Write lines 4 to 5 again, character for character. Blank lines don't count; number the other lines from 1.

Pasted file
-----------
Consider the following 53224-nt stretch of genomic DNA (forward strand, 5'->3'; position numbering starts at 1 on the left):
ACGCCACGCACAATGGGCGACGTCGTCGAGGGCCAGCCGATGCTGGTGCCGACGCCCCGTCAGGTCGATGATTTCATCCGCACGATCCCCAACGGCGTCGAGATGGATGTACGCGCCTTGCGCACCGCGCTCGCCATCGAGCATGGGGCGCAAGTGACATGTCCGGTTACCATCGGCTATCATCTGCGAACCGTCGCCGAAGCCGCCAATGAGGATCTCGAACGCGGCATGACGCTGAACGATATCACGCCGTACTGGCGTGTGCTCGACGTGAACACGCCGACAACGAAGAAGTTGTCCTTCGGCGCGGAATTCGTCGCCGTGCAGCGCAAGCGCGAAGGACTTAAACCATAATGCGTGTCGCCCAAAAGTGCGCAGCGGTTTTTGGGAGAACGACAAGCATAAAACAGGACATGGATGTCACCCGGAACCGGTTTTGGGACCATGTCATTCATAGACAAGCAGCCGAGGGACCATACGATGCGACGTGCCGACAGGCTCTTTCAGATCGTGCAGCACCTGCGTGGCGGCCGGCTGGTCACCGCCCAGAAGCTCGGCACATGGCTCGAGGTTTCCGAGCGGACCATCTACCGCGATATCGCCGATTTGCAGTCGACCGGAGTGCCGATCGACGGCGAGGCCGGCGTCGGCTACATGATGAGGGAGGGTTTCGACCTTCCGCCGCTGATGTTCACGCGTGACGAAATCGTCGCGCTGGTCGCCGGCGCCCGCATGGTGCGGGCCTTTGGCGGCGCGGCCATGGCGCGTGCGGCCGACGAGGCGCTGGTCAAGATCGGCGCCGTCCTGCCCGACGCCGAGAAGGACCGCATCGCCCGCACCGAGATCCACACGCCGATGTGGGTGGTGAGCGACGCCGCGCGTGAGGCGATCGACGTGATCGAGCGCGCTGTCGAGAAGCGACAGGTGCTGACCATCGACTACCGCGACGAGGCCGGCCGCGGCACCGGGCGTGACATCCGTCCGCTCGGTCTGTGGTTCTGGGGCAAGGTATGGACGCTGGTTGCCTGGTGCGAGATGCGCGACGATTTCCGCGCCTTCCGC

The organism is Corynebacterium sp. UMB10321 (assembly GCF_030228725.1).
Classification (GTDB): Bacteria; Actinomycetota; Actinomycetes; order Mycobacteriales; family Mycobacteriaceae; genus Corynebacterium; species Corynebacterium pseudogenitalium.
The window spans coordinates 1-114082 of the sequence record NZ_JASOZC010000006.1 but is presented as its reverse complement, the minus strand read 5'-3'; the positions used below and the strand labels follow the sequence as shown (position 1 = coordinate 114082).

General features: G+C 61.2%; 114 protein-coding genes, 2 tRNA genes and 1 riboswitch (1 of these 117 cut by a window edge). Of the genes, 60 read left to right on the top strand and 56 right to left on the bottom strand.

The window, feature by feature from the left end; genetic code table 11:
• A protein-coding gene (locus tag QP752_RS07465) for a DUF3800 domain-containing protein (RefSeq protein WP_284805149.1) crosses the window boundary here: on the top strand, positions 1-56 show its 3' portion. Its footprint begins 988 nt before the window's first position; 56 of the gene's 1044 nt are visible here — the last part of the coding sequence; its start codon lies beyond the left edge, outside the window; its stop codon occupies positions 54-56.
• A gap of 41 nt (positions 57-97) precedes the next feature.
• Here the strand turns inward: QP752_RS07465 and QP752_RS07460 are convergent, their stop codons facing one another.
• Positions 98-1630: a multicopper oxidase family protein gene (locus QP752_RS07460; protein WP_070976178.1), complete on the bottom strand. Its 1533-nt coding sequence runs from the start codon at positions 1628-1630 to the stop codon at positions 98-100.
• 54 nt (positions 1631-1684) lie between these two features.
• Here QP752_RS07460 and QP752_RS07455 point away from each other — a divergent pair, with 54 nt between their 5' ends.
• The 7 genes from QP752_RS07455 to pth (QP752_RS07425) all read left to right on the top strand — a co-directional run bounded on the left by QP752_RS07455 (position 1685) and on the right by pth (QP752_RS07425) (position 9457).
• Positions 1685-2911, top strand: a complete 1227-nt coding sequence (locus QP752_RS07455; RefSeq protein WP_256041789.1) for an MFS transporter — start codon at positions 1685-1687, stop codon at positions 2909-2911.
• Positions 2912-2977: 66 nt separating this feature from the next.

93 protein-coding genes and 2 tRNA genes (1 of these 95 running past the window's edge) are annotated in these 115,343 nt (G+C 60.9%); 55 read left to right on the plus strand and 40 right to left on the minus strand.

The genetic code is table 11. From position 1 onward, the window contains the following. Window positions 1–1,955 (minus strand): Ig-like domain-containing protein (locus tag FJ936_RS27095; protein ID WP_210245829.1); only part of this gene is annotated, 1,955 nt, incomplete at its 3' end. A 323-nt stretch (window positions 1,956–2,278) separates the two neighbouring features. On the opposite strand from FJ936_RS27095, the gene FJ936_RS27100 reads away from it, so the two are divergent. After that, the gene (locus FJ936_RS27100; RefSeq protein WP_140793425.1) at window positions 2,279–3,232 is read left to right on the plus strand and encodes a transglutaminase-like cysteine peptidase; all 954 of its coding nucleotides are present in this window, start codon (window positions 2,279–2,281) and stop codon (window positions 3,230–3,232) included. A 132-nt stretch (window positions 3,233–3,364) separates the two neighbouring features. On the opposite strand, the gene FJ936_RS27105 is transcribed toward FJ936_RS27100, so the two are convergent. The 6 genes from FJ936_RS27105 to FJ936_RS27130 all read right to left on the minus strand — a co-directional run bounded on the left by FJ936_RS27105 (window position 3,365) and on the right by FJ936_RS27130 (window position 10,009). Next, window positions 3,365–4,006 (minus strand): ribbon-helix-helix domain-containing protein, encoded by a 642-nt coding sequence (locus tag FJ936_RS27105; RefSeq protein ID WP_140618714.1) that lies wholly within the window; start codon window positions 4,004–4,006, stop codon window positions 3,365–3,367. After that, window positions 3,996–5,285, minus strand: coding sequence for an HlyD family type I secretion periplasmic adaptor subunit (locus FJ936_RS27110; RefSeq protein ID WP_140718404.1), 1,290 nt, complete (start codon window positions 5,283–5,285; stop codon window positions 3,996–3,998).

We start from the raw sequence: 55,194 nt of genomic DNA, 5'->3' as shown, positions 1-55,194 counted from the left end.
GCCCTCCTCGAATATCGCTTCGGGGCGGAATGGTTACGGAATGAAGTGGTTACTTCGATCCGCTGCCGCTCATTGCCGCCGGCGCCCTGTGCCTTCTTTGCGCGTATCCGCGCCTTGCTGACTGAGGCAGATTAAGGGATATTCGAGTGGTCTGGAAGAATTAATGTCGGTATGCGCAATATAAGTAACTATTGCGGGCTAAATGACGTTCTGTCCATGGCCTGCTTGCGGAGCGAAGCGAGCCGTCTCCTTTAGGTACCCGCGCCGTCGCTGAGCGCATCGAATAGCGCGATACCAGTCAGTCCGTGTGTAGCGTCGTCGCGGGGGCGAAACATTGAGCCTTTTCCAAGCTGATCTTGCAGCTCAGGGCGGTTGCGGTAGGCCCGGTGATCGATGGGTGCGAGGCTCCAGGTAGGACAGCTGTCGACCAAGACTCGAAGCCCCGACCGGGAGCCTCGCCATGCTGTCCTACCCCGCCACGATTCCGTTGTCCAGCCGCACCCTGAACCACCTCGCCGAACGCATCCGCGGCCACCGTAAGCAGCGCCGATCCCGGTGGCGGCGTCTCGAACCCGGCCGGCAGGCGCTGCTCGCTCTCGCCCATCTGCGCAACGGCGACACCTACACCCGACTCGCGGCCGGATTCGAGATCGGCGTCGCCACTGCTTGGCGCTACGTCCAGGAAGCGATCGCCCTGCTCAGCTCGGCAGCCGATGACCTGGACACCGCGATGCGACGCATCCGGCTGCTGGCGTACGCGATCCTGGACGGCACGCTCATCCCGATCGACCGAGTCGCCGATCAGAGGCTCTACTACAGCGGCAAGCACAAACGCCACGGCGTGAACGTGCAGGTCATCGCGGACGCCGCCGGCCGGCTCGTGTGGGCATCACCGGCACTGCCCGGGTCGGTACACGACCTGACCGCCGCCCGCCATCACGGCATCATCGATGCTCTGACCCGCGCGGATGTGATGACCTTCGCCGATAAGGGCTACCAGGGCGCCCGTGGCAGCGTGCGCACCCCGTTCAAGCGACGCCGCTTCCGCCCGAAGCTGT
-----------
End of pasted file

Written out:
Classification (GTDB): Bacteria; Actinomycetota; Actinomycetes; order Mycobacteriales; family Mycobacteriaceae; genus Corynebacterium; species Corynebacterium pseudogenitalium.
The window spans coordinates 1-114082 of the sequence record NZ_JASOZC010000006.1 but is presented as its reverse complement, the minus strand read 5'-3'; the positions used below and the strand labels follow the sequence as shown (position 1 = coordinate 114082).